The great thing about cotton is that it’s one of the most durable fabrics in existence, so it doesn’t require much extra consideration beyond separating the lights and darks. As a general rule, cotton should be washed in cold or warm water and dried with medium heat. The sun is the most eco-friendly way to dry your items, but keep in mind that cotton is easily misshapen, so save the clothesline for your crisp cotton twills.

One thing you won’t ever want to do is use fabric softener, which can dull the color. And remember: Some cotton garments do need dry cleaning, so you’ll want to pay attention to the care labels.


What’s better than slipping into your linen kimono after a bath or when you need something to wear over your yoga pants? Linen is one of those timeless textiles that’s elegant, hardy, and low maintenance. Some pieces have special care requirements, but in a pinch, you can be pretty careless with linen. To make your linens last longer, wash them in cold water on a delicate cycle or by hand and air dry.

Linen stains easily, so when that happens, act fast before it sets. If the stain dries, you may have to get it dry cleaned, which is not ideal and can ruin your garment. Shake off liquids, scrape off solids, and work from the outside in, using a towel and water. Use a chemical stain remover, then soak in hot water mixed with another removal agent.


Once for the crunchy set, hemp is now having a resurgence due to marijuana’s legalization throughout the United States. Hemp has been cultivated as a textile for thousands of years and takes minimal water to grow. This sustainable crop can even improve soil health.

With three times the strength of cotton, this hardy fabric is durable and easy to care for. You can wash it in the machine on cold and dry it in the dryer on medium whenever you’re pressed for time. When machine drying, remove your pieces while they’re still damp.

But if you want hemp to last, hand wash it in cold water and make sure to rinse it thoroughly because soap in the fibers can create marks. And remember, air drying is best.


Bamboo is a fast growing, super sustainable crop that also happens to make the softest fabric. Luckily, it’s super easy to care for—wash it in cold water and dry it on medium. Be sure to double check your care labels because some of the more structured shapes will need dry cleaning.

Hand wash your bamboo knits so that they don’t stretch out and make sure to shape them if you choose to air dry. When it comes to stain removal, just make sure to stay away from chlorine bleach and hot water.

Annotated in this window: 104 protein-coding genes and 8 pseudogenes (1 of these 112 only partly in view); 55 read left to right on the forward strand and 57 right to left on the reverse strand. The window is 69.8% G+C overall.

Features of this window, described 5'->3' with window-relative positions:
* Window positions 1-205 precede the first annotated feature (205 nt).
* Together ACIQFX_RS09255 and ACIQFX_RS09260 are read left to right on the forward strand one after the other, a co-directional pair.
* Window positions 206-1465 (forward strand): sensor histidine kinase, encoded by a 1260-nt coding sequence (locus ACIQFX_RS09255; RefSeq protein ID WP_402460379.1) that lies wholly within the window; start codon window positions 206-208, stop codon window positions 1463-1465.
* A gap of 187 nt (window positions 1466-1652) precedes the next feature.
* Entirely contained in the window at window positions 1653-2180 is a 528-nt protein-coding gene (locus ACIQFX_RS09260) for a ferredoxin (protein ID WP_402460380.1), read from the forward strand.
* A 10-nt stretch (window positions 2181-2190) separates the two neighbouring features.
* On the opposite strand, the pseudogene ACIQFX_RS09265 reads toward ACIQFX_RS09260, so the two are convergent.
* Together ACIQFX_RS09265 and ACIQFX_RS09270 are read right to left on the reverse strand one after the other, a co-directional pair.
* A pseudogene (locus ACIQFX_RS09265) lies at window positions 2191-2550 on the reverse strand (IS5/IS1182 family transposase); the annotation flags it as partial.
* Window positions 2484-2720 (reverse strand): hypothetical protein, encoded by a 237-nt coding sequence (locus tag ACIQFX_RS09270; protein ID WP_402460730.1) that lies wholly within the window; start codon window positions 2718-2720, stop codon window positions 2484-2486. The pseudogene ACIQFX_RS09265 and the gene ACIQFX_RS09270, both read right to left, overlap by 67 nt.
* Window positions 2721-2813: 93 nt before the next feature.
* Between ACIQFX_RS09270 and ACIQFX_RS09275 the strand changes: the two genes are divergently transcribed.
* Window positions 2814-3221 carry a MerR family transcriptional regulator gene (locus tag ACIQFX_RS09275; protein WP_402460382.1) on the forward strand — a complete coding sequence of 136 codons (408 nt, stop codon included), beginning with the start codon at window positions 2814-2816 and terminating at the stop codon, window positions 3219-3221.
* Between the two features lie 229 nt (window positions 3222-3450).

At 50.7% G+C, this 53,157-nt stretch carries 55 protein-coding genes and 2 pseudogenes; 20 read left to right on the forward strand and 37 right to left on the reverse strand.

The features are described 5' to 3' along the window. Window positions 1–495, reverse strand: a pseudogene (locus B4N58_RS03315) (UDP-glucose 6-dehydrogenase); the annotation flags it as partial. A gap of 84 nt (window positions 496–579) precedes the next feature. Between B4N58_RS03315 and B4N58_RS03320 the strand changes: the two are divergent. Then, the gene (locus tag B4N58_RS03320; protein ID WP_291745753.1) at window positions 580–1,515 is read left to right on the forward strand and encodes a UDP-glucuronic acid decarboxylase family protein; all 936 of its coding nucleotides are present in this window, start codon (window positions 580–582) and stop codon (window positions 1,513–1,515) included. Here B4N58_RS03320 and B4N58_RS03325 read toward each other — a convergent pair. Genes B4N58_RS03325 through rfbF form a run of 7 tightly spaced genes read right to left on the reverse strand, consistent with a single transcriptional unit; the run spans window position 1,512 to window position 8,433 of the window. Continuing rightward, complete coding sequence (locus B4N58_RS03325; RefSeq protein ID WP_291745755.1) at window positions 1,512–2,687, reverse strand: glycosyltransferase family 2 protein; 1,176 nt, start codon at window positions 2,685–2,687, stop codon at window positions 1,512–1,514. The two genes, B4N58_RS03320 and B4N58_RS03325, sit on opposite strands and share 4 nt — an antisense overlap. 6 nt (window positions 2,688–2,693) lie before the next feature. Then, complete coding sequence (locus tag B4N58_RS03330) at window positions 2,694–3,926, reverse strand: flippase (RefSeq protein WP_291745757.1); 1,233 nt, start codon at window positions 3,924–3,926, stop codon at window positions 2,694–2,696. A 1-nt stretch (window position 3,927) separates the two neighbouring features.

Silk is a luscious, sustainable option. Although most silk production kills the worms that create it, there is such a thing as ethical silk, which is made by allowing the worm to leave the cocoon before the silk is extracted.

Caring for silk is easy—all you need is a mild soap and some water. Sure, some silk should be dry cleaned, but most of it can be hand washed in cold water. Plus it dries fast, which makes it a great fabric to travel light with. Rinse well and gently press the water out of the garment before either laying flat to dry or hanging.

Stain removal can be challenging, however. First, absorb the stain with baking soda or another absorbent powder. Let it sit for a few hours. If the stain is persistent, it’ll still be there when you dust off the powder. If that’s so, use dish soap or a dry cleaning kit.

So there you have it, eco-fashionista. Here’s to the long life of your sustainable closet!

Small Ways to Effect Big Change in your Community and Beyond

If you are looking for a way to truly effect change on a smaller, more grassroots, intimate level, read on for some ways to do so.

Every time there is a natural disaster, mass shooting, or some other appalling form of national crisis, we now see the rush to help – on the news, online, in our social media feeds. Oftentimes (always?), yet another crisis is yet another way of being made to feel helpless, as though nothing you do really matters. Of course, this is not true, but it’s challenging to uphold the belief that one voice is the dissent that breaks the chain (see: Greta Thunberg, mobilizing millions and holding thousands of politicians accountable).